Picture this: You’re chillin’ at a club when an unknown someone buys you a drink. What’s in that glass? Now there’s a way to check whether your cocktail has been spiked with certain psychoactive substances (a.k.a. “date rape” drugs), Medical News Today reported.

Researchers presented a sensor that instantly and accurately detects the presence of GHB and ketamine—the most commonly used date rape drugs. The sensor was unveiled at the Nano Conference 2011 in Israel.

Professor Fernando Patolsky and doctor Michael Ioffe of Tel Aviv University Sackler Faculty of Exact Sciences developed the sensor. When the device is dipped into a cocktail, it triggers a flashing light or a beeping noise when a ray of light from the sensor interacts with a drugged drink.

To demonstrate the sensor’s effectiveness, Patolsky and Ioffe had bartenders mix a set number of the 15 most popular cocktails then randomly spike 50 of the drinks with GHB; the researchers weren’t aware of which drinks were spiked.

Using the sensor, scientists correctly identified the spiked cocktails. They got no false positives. Although date rape drugs have no taste and are invisible to the human eye, the sensor is able to pick up on subtle changes in the optical properties of drugged drinks.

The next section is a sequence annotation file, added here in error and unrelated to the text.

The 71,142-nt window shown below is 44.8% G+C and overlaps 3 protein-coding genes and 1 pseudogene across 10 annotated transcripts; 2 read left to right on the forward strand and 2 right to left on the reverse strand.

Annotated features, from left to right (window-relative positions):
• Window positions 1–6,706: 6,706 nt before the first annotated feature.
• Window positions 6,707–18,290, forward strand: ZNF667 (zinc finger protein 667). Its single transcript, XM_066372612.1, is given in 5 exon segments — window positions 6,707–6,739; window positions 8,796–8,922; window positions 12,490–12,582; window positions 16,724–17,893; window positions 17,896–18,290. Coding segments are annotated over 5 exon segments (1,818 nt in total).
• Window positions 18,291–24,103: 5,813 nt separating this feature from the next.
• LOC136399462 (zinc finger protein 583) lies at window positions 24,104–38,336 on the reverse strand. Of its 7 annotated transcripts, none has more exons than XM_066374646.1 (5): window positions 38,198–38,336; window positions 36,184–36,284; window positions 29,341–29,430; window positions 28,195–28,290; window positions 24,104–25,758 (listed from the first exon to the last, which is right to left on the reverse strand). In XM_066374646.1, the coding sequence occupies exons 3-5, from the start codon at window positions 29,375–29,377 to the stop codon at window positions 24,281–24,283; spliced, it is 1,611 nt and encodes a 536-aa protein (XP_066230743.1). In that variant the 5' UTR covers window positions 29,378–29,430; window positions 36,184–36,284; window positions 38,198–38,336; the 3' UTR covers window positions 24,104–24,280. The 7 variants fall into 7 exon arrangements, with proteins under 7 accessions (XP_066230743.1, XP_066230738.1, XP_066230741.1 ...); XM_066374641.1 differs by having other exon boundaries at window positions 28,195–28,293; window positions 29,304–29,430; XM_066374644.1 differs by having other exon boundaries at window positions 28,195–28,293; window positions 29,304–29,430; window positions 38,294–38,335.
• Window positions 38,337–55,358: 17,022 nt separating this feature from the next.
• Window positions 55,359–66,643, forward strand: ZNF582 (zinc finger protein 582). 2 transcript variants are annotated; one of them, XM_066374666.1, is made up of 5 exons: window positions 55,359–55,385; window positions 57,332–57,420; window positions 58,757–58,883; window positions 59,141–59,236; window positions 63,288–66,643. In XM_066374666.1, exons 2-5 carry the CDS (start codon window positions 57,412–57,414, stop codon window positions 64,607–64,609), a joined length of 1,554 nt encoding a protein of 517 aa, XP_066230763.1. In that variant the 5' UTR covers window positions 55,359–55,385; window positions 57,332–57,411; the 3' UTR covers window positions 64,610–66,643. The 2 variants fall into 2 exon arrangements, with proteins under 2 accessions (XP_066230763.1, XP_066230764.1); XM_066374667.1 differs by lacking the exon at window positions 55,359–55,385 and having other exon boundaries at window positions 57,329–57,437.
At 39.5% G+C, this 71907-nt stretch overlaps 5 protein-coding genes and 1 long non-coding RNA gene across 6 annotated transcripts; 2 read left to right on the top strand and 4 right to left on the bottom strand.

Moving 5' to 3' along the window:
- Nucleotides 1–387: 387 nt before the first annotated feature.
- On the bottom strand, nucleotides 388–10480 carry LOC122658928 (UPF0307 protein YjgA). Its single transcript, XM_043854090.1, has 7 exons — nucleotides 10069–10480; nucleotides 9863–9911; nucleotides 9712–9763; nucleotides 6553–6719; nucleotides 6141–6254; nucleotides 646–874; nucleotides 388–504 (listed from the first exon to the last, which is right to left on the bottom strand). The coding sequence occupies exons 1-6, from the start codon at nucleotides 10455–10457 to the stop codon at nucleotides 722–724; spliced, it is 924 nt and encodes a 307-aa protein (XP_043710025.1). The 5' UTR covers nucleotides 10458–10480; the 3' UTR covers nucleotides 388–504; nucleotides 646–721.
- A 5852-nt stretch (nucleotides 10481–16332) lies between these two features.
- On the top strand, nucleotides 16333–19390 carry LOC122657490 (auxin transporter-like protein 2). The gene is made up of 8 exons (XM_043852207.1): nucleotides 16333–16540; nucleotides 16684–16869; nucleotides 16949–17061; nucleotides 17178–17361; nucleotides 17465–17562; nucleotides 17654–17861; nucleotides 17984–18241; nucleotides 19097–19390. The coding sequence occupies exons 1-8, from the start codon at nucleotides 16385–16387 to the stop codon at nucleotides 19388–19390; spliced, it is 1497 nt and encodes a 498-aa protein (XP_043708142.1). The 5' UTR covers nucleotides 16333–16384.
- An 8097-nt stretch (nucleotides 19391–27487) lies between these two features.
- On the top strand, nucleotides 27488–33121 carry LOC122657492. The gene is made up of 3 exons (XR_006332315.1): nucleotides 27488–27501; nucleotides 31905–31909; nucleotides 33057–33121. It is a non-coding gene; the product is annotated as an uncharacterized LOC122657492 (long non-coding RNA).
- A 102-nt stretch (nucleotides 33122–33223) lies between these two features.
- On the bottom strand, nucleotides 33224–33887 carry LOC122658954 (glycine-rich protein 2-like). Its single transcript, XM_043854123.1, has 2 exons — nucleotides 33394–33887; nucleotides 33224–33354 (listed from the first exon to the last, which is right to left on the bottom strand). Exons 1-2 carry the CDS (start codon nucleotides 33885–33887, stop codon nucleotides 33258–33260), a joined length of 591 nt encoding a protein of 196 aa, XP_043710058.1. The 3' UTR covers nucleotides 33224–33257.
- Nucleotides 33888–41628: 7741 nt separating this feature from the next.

The U.S. Department of Justice estimates that 200,000 women were raped in 2007 after unknowingly drinking cocktails spiked with date-rape drugs. But independent figures estimated that since so many cases go unreported, that number is probably more like 400,000. Until now, there’s been no protection against these covert attacks because it has been impossible to detect the drug’s presence.

Researchers said that the sensors should be commercially available in a few years. The next step is to miniaturize the device and make it cheaper and easier to use. The sensor’s inventors also want to expand the range of drugs the sensor is able to identify.

Here’s to safer days ahead!

Did you know that consuming moderate amounts of liquor has health benefits.
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